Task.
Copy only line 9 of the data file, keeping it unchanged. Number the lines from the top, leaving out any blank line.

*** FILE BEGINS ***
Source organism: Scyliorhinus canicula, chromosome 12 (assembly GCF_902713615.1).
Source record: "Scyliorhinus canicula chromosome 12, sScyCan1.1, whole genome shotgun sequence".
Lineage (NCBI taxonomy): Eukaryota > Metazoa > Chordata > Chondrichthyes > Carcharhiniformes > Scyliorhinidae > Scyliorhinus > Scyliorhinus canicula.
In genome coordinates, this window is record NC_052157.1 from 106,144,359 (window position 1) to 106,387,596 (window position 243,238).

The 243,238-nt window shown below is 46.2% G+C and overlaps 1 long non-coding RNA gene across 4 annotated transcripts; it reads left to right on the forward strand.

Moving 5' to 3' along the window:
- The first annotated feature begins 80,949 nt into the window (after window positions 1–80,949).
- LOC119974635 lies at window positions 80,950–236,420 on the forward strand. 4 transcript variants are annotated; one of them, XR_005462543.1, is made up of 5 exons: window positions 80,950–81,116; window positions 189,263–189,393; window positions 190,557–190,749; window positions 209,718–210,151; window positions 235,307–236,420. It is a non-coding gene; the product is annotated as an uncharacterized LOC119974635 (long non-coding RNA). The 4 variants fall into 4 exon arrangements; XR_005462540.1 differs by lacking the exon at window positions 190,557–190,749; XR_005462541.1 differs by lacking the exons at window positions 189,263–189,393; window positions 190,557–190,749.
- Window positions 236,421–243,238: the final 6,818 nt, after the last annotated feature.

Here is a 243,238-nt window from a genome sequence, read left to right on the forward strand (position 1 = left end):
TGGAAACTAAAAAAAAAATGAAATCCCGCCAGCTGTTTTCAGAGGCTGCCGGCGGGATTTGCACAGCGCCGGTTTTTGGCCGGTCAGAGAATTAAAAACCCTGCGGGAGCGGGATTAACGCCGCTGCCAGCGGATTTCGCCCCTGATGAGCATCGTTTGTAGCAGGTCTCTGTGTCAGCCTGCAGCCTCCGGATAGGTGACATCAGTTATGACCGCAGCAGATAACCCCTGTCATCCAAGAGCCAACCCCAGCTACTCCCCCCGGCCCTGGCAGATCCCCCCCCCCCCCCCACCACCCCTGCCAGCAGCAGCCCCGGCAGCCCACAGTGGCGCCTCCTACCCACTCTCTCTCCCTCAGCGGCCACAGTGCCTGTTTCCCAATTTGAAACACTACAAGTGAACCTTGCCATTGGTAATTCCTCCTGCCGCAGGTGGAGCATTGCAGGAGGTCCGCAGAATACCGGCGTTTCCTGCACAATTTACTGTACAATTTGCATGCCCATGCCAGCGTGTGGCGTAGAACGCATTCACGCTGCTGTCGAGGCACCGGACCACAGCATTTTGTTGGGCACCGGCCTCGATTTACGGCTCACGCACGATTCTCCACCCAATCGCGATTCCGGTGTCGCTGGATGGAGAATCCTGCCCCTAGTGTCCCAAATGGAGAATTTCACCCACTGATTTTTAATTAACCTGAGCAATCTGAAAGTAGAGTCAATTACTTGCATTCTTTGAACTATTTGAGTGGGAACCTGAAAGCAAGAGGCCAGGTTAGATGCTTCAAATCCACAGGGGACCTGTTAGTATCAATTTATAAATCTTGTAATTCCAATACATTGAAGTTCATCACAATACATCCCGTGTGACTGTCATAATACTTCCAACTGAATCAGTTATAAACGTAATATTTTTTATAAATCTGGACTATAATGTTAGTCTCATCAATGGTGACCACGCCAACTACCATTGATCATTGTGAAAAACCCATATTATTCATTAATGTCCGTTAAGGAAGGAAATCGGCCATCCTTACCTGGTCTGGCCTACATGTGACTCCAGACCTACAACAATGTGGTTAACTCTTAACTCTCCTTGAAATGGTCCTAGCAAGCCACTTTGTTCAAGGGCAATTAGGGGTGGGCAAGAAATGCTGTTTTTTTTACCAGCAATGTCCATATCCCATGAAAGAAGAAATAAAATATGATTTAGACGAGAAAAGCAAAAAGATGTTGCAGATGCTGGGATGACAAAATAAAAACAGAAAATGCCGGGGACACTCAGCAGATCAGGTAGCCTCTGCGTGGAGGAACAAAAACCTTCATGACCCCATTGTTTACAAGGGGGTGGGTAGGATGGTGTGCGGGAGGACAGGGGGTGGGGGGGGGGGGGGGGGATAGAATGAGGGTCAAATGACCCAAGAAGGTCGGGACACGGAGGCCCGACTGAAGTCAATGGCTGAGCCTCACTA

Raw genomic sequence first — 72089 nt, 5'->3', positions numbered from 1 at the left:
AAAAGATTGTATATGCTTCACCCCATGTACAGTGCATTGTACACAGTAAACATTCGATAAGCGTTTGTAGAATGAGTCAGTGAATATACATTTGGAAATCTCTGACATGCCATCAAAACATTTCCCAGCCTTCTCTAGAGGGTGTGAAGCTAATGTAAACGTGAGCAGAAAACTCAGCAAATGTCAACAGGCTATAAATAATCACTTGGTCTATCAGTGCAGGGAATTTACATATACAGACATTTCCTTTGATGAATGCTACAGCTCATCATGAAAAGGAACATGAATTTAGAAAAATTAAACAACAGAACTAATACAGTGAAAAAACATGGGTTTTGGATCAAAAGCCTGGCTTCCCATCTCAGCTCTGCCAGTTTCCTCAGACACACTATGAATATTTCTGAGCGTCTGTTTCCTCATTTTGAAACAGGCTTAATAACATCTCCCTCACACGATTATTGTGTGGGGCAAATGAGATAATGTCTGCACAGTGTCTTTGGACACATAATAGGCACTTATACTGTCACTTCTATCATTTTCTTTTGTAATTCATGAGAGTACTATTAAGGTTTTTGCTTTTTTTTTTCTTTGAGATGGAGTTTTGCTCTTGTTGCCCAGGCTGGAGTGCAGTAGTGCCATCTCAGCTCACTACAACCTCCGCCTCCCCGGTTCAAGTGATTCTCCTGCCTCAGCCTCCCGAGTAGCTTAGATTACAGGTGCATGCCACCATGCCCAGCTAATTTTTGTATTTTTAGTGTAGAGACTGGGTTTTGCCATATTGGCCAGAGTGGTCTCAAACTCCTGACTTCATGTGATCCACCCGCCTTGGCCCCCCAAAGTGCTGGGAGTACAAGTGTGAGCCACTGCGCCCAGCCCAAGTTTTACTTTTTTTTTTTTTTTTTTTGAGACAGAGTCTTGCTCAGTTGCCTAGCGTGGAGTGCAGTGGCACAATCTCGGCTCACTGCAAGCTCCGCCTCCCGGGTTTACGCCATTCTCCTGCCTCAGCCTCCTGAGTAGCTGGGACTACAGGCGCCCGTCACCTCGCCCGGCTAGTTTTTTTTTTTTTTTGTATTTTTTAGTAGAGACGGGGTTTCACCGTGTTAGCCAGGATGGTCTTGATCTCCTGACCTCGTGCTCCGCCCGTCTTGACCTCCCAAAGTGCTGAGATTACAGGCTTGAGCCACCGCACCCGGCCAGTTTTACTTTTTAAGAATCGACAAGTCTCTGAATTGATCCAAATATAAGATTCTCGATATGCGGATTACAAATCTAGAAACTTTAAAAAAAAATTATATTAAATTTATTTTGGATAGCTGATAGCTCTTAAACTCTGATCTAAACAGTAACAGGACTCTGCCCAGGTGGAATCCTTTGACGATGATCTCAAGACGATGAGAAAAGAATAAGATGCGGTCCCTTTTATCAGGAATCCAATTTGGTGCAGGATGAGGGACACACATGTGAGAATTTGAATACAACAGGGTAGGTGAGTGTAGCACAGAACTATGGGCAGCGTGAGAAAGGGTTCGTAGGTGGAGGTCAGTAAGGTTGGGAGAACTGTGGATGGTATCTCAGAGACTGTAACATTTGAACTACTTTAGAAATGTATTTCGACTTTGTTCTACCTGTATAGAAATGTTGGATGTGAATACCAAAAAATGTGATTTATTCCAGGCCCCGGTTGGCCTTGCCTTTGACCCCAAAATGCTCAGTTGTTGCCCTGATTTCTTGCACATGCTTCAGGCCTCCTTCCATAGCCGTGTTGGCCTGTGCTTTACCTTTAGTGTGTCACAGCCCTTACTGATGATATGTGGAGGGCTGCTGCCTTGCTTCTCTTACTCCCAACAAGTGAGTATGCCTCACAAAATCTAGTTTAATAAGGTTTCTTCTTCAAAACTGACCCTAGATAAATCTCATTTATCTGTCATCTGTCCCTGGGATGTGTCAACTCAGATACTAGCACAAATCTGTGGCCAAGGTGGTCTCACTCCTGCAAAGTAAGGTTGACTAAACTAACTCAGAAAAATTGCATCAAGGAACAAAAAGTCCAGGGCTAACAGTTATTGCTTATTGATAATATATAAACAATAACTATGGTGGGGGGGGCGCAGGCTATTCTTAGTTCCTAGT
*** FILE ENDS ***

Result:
- Window positions 236,421–243,238: the final 6,818 nt, after the last annotated feature.